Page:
After all I went thought to get Spark seaworthy and ready for the Mid-Atlantic Small Craft Festival here in St. Michaels Md. It all came for naught. This long weekend was punctuated by strong winds and almost Small Craft Advisories as the forcasted 10 to 15 mph winds with gusts to 20 turned to 15 to 20 with gusts to 25. Not the place to take an over canvassed boat that weighs all of three hundred pounds.
A three hour window of decent wind tempted me into going out, thankfully I did not make it far before something broke, something important, the rudder. Six screws hold the tiller to the rudder head and all but one let loose, leaving me with just enough control to put her into the wind so I could lower sails and row back.
At least it didn't break a mile or five from the dock
A year ago, after "unearthing" Spark from the barn she had been stored in for almost 30 years, I took this picture.
At the time, all I had done was give her a bath, fix the mast and rigging, and touch up the paint where it had peeled. This was all done before heading to St. Michaels MD for the Small Craft Festival. She was rough, she was barely held together, but she sailed well. She also got completely ignored due to the condition she was in. I did this on purpose so I could do this:
Same Spark one year later. Completely sanded down hull, new paint, almost all new varnish, and a new deck give her an almost completely new look.
After spending all summer getting Spark into shape in time for the Small Craft Festival St. Micheals, the one thing I did not have time to do was strip, paint, and polish the inside of her hull. This means she is still wearing the original varnish from fifty-five years ago.. and it looks it.
Right now she has her floorboards, centreboard trunk, and the new flotation compartments I built, and they look good. The old varnish, not so much.
Oh well, gives me something to do next year
Far from done, but getting closer every time I touch her, Spark's decks are fairly glowing beneath a coat of varnish. She still needs another three coats before I can attach the rub rails and splash board, but that is only a couple days away.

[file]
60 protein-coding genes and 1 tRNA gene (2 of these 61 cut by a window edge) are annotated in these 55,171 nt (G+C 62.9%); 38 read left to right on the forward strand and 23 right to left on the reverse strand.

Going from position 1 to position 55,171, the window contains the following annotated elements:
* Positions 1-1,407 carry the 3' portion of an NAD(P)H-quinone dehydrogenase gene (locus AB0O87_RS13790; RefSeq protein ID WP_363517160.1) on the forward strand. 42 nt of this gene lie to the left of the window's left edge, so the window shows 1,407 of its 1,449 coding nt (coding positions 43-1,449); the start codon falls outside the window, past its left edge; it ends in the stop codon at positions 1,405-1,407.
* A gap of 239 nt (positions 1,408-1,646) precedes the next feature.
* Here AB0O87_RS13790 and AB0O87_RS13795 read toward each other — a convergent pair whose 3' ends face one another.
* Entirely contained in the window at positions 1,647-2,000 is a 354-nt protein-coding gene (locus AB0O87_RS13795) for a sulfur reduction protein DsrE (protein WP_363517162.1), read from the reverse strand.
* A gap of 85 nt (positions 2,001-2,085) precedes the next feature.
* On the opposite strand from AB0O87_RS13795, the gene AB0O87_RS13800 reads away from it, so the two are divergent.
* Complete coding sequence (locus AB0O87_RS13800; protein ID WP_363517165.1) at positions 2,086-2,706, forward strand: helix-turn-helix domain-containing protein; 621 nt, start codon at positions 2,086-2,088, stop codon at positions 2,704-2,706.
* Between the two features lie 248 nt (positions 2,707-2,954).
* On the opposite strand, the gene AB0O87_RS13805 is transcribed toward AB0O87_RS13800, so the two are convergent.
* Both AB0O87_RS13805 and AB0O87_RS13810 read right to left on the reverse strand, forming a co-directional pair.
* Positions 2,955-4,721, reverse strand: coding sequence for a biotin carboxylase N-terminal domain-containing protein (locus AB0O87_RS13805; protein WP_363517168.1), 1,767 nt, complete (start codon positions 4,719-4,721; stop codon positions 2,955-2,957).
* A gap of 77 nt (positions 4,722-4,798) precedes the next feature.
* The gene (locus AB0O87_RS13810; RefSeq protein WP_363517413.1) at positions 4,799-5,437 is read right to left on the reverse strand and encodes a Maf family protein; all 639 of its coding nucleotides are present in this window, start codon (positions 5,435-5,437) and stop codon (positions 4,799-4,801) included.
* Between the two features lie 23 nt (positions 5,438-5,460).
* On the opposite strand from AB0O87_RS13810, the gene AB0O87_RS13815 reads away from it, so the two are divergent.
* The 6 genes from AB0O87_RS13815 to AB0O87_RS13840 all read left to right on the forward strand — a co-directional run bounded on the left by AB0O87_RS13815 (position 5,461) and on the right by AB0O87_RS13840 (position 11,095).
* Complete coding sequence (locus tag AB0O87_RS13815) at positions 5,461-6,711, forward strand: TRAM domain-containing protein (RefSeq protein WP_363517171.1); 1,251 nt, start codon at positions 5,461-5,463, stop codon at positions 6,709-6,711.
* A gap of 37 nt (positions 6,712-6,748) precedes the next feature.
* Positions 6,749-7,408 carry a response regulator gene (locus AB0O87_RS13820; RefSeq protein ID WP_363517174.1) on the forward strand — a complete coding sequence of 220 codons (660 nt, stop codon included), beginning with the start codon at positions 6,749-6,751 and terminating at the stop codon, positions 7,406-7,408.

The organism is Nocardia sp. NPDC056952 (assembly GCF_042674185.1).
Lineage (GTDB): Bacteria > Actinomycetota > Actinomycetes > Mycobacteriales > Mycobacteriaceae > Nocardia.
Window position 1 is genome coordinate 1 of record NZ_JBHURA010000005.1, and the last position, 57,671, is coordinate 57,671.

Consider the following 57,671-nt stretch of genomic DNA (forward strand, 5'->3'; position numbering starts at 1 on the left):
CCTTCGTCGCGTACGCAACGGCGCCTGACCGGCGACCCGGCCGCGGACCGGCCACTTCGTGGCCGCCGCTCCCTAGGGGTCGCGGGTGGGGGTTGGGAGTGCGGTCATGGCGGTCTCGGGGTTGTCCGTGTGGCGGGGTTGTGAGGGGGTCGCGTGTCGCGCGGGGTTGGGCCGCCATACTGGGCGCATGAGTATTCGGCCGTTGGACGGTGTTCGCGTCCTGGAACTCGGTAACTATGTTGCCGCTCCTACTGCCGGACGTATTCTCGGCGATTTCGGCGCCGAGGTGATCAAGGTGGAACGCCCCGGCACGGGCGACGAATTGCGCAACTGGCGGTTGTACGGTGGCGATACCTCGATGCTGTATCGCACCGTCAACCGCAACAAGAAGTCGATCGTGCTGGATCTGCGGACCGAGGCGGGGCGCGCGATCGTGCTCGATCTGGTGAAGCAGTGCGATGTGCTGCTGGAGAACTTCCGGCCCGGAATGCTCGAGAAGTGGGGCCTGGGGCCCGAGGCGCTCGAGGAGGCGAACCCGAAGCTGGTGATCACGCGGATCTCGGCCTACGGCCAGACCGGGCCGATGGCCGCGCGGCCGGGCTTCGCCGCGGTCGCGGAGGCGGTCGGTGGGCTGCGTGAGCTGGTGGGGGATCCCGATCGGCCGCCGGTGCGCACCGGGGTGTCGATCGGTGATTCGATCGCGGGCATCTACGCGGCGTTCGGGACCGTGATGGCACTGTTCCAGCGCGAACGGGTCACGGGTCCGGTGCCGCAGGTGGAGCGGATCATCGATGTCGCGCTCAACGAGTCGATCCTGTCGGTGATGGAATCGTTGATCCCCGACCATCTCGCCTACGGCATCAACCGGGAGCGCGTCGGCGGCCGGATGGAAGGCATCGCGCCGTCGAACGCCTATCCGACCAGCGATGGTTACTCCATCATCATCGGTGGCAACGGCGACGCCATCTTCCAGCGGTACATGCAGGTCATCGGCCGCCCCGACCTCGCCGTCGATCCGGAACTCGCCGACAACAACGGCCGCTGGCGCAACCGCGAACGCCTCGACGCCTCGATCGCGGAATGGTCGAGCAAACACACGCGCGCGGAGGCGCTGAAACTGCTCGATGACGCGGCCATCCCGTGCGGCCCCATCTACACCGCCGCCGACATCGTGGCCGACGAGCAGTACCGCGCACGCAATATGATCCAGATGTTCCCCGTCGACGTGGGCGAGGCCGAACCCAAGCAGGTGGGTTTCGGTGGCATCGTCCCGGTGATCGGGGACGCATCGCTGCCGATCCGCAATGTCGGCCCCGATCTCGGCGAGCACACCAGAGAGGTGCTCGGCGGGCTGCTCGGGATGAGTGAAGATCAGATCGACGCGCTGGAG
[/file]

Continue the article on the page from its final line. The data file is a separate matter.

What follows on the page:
After a summer of sanding, filling, sanding, filling, sanding some more.. Spark now sports a single colour on her hull. While it appears to be bright red in the pictures, it is more a dark burgandy. George Kirby graciously supplied his "See Red" paint (after I paid for it, of course) to the cause.
She still needs a good rubbing down with some fine grit sandpaper and a second coat, but you get the idea! Now all i need to do is sand and varnish her decks and finish assemby. Spark is coming back together!
Ok, I admit, not only was that a bad joke, but it might offend the lovers of Halloween.
Good news is: Spark has her decks secured, shaped, and fitted properly. All I need to do now is apply 7 coats of varnish to the deck, apply three coats of paint to the hull, and install all her bright work and I can go sailing.
So, a week's worth of work to go!
It has literally only been four days since I ripped the deck off of Spark and here she is getting a new and improved version.
For starters, the original deck was made up of Six parts. Split in half lenth wise, my GP would have a bow section, a midships section, and a small stern section. I shortened that down to two. The seams between the sections bothered me immensely.
As I was missing the forward and stern buoyancy bladders, and I hated the ones beneath the seats as they intruded into the area I slept in when over night "camp cruising", I decided to build in bulkheads fore and aft to act as Buoyancy Chambers and for storage. As I am also planning on painting her cockpit this coming year, I completely covered the areas behind the bulkhead in Rustolium's Marine Paint "Oyster white", a very nice antique like white.